The transmission is the device in the power train that provides different forward gear ratios between the engine and drive wheels, as well as neutral and reverse. The two general classifications of transmission are manual transmission, which the driver shifts by hand, and automatic transmission, which shifts automatically. To shift a manual transmission, the clutch must first be disengaged. However, some vehicles have automatic clutch disengagement for manual transmissions, while other vehicles have a limited manual-shift capability for automatic transmissions. See Automotive transmission
In the power train, the final drive is the speed-reduction gear set that drives the differential. The final drive is made up of a large ring gear driven by a smaller pinion, or pinion gear. This provides a gear reduction of about 3:1; the exact value can be tailored to the engine, transmission, weight of the vehicle, and performance or fuel economy desired.
In drive axles, the differential is the gear assembly between axle shafts that permits one wheel to rotate at a speed different from that of the other (if necessary), while transmitting torque from the final-drive ring gear to the axle shafts. When the vehicle is cornering or making a turn, the differential allows the outside wheel to travel a greater distance than the inside wheel; otherwise, one wheel would skid, causing tire wear and partial loss of control. See Differential
A wheel is a disc or a series of spokes with a hub at the center and a rim around the outside for mounting of the tire. The wheels of a vehicle must have sufficient strength and resiliency to carry the weight of the vehicle, transfer driving and braking torque to the tires, and withstand side thrusts over a wide range of speed and road conditions. Wheel size is primarily determined by the load-bearing strength of the tire.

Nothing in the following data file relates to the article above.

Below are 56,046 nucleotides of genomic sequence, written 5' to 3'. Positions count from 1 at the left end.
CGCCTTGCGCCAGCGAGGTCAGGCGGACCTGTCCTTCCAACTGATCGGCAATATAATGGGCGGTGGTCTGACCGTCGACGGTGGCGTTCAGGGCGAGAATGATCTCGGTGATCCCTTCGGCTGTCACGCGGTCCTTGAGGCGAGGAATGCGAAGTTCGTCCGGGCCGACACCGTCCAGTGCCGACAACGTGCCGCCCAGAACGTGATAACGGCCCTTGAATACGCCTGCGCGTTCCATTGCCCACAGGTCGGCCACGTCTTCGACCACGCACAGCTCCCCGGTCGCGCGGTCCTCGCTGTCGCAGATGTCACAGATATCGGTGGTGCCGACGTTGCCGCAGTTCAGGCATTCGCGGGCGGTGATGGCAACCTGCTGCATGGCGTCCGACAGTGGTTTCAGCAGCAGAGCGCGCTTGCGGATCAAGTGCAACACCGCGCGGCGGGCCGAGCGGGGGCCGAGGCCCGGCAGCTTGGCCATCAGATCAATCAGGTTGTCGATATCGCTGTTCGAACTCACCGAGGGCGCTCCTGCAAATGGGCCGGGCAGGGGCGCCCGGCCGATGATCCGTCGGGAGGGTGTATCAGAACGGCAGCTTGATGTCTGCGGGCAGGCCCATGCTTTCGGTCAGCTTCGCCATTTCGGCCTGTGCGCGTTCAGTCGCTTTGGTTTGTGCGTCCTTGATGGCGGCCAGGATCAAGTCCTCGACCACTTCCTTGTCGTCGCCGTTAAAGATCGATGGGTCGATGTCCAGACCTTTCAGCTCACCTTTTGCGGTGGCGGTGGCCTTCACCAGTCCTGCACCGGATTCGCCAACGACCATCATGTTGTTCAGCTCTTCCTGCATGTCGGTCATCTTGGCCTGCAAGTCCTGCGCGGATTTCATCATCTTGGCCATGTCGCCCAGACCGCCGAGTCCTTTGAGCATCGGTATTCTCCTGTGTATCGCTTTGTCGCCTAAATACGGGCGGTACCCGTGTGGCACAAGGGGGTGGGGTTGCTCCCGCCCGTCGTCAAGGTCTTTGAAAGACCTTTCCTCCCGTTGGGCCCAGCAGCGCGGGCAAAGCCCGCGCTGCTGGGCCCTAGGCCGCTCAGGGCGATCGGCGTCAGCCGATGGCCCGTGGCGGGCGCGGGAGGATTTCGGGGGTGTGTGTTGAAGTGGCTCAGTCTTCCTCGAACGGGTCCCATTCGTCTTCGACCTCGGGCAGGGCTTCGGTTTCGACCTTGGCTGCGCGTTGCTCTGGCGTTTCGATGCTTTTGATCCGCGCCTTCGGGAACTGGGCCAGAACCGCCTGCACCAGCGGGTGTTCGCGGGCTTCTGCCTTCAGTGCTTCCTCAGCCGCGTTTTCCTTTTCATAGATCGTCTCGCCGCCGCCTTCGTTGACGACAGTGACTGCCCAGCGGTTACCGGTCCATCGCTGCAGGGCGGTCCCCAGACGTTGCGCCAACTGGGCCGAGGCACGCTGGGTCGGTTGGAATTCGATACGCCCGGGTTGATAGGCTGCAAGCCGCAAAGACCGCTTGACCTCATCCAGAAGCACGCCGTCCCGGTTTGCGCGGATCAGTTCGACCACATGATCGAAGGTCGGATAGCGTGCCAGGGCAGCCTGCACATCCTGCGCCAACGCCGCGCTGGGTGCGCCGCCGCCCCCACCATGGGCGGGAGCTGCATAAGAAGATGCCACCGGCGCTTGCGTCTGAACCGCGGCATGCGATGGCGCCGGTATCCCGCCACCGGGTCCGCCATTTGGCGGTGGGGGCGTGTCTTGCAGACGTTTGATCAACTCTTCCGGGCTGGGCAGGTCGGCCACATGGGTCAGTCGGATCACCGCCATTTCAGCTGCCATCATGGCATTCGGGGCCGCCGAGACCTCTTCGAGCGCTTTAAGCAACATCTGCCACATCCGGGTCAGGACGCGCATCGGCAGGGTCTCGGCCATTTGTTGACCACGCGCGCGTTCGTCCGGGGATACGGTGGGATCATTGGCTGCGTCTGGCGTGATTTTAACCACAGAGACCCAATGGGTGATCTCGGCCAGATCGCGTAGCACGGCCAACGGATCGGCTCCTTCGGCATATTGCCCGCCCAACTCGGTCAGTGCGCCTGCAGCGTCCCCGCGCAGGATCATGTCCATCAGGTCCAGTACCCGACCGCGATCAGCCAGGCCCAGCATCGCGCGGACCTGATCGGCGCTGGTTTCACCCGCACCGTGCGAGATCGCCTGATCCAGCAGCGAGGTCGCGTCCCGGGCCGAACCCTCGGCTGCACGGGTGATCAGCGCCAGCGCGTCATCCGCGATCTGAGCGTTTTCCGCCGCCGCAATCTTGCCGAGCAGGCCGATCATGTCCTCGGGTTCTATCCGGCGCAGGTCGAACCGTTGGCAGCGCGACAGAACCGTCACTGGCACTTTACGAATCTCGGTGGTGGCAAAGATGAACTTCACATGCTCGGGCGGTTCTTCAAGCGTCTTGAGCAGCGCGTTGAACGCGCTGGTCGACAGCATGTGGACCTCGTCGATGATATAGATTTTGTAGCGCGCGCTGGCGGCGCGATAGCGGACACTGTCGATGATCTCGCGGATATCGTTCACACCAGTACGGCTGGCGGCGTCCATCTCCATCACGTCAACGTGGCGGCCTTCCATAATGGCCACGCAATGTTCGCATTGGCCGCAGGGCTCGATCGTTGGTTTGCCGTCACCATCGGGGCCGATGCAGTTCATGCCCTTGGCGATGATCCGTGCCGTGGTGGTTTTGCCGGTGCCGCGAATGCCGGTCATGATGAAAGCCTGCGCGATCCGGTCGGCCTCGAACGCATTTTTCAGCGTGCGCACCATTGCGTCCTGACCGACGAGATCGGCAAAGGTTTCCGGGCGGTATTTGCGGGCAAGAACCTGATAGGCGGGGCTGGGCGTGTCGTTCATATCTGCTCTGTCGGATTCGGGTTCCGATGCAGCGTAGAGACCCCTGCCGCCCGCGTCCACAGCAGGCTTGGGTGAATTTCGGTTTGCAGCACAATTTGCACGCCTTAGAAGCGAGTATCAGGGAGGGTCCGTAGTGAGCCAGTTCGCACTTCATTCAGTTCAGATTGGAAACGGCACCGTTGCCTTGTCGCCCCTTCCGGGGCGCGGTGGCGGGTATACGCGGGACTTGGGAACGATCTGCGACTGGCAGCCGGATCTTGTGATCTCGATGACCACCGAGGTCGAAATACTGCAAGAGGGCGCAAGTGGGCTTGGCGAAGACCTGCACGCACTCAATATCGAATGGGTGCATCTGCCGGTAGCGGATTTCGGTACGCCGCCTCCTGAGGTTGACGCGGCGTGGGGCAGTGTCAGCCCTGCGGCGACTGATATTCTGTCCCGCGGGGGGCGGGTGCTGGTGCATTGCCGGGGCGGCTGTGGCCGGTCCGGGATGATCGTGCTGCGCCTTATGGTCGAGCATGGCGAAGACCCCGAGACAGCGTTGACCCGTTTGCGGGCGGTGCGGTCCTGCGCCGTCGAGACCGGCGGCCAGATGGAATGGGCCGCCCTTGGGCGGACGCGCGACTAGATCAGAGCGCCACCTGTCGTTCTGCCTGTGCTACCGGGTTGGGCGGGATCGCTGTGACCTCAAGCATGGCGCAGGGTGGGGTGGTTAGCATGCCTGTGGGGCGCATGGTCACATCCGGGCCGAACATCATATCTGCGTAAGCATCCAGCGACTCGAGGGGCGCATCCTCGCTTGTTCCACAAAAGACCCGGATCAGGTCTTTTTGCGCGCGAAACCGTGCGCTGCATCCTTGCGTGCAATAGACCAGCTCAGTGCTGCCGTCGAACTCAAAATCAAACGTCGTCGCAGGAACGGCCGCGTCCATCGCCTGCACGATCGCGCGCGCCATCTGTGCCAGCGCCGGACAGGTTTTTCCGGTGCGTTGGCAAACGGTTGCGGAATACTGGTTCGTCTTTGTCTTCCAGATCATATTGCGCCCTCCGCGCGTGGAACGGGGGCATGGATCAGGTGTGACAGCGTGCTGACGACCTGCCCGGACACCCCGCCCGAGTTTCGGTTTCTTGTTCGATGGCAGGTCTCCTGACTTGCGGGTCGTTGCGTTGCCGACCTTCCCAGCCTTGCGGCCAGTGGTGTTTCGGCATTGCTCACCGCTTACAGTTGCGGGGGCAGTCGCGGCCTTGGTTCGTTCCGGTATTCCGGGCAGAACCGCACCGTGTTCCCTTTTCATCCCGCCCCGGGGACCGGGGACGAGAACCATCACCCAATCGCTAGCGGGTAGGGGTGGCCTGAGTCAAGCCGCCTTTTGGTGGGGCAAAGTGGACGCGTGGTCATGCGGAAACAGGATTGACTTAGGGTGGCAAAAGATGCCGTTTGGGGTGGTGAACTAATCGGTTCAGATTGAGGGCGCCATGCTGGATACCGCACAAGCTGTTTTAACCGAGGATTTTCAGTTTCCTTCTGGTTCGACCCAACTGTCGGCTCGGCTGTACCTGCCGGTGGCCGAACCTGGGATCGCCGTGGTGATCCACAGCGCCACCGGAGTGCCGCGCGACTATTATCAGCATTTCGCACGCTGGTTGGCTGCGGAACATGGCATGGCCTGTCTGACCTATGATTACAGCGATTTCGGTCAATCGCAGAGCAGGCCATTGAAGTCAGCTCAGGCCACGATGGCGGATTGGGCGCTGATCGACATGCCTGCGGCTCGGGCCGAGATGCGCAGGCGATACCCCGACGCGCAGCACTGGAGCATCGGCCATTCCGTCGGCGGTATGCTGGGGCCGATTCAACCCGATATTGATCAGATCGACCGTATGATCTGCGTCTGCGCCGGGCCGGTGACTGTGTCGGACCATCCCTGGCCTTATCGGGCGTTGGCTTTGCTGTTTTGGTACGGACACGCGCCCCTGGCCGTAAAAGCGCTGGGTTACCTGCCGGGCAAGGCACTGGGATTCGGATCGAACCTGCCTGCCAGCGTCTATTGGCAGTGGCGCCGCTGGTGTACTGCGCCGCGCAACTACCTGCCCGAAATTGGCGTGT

The use of solid-state electronic devices in the automobile began during the 1960s, when the electromechanical voltage regulator of the alternator, was replaced by a transistorized voltage regulator. This was followed in the 1970s by electronic ignition, fuel injection, and cruise control. Since then, electronic devices and systems on the automobile have proliferated. These include engine and power train control, air bags, antilock braking, traction control, suspension and ride control, remote keyless entry, memory seats, driver information and navigation systems, cellular telephone and mobile communications systems, and onboard diagnostics. See Feedback circuit
The self-diagnostic capability of the vehicle computer, power-train or engine control module, or system controller may be aided by a memory that stores information about malfunctions that have occurred and perhaps temporarily disappeared. When recalled from the memory, this information can help the service technician diagnose and repair the vehicle more quickly, accurately, and reliably.
automotive safety systemsVehicular systems that help prevent an accident are increasing rapidly. Combined with all the computer-based entertainment, navigation, dashboard and engine control, electronic systems comprised more than 20% of the car's value by 2017. Automotive safety systems are designed to either work automatically or require drivers to activate them when desired. See automotive systems and microcontroller.
Passive systems require no action on the part of the driver other than buckling seat belts. Head rests, airbags, anti-lock braking (see ABS) and tire pressure monitoring (see TPM) are passive safety measures that date back to the 1960s and 1970s in the U.S.
Automatic braking, blind spot alerts, rear blind zone monitoring, cyclist and temperature detection, driver alerts and adaptive headlights are modern passive systems. See collision avoidance system, blind spot monitoring, driver alert, cyclist detection, pedestrian detection, hot car detection and adaptive headlights.
Active systems must be turned on by the driver. Cruise control that keeps a set distance, lane changing warnings, self-parking and self-driving are examples. See adaptive cruise control, lane departure system, self-parking car and self-driving car.
|Safety Systems in a Lincoln|
|A TV commercial for the 2019 Lincoln Nautilus touts its safety systems by displaying the checklist that appears on the dashboard when starting the car. (Image courtesy of Ford Motor Company.)|